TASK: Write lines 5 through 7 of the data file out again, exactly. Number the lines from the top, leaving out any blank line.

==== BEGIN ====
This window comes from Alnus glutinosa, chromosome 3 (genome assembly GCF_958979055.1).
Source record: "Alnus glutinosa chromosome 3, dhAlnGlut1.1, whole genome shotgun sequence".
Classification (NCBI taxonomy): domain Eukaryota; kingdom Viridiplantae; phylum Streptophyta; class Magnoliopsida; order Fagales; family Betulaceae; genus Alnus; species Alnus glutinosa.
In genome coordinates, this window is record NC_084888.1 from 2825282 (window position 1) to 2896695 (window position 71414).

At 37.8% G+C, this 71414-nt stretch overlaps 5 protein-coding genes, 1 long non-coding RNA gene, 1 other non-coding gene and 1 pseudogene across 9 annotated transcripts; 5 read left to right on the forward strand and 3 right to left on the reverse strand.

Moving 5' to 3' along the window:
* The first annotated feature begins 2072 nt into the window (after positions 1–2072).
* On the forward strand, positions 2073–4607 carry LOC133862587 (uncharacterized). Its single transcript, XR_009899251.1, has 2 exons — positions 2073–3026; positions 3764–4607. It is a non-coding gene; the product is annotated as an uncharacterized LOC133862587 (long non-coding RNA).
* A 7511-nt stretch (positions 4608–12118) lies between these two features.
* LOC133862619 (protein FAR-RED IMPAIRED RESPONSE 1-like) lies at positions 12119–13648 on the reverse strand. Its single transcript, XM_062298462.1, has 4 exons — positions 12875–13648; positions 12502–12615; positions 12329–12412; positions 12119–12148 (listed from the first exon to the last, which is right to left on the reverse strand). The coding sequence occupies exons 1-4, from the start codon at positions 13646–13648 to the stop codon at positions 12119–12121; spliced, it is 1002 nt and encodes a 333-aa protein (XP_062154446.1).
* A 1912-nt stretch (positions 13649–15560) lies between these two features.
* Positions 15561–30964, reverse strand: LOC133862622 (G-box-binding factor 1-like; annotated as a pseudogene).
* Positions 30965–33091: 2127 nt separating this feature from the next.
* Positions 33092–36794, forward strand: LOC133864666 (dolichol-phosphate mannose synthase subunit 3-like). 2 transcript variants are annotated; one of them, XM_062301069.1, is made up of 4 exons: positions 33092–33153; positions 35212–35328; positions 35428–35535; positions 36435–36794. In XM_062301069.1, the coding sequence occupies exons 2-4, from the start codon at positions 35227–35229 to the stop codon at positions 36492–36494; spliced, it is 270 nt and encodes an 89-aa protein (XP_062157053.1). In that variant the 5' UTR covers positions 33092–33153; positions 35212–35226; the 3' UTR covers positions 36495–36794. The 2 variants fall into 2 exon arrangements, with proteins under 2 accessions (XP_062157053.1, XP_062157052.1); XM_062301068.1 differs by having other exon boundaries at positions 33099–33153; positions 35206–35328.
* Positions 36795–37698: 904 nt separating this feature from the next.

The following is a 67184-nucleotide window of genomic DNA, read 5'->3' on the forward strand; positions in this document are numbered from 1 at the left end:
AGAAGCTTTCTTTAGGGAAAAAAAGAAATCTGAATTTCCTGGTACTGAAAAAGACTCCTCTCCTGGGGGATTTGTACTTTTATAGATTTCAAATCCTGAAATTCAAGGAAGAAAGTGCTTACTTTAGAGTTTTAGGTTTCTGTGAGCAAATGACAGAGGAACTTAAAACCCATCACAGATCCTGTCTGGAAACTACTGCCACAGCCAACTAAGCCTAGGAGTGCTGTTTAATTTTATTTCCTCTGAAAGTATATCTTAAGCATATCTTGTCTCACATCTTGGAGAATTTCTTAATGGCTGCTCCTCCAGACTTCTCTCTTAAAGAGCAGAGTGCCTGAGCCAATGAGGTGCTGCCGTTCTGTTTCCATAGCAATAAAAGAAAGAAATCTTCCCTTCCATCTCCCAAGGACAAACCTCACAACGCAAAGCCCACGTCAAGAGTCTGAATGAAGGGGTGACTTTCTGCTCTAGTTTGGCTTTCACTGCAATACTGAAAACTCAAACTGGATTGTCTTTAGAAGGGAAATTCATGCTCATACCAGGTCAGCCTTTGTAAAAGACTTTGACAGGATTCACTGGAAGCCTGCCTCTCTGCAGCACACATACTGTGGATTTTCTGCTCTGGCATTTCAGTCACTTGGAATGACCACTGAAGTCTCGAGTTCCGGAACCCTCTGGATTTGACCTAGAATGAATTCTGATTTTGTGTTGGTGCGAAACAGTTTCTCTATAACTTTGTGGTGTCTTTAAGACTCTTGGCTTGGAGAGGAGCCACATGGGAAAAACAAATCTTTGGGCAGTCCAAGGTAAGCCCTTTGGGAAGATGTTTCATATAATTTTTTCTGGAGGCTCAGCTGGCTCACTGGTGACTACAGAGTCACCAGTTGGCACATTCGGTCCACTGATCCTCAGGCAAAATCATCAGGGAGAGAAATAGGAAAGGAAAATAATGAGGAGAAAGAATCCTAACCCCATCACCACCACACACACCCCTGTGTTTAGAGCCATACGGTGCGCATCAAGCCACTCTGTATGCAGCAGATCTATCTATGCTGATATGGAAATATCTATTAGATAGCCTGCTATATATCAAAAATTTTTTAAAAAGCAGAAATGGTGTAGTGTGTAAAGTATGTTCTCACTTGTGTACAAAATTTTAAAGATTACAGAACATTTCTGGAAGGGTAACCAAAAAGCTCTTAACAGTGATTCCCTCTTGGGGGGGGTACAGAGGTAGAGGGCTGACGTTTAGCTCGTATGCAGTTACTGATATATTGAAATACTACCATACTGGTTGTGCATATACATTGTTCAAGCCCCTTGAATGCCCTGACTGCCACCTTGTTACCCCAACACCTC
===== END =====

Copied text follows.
At 37.8% G+C, this 71414-nt stretch overlaps 5 protein-coding genes, 1 long non-coding RNA gene, 1 other non-coding gene and 1 pseudogene across 9 annotated transcripts; 5 read left to right on the forward strand and 3 right to left on the reverse strand.

Moving 5' to 3' along the window:
* The first annotated feature begins 2072 nt into the window (after positions 1–2072).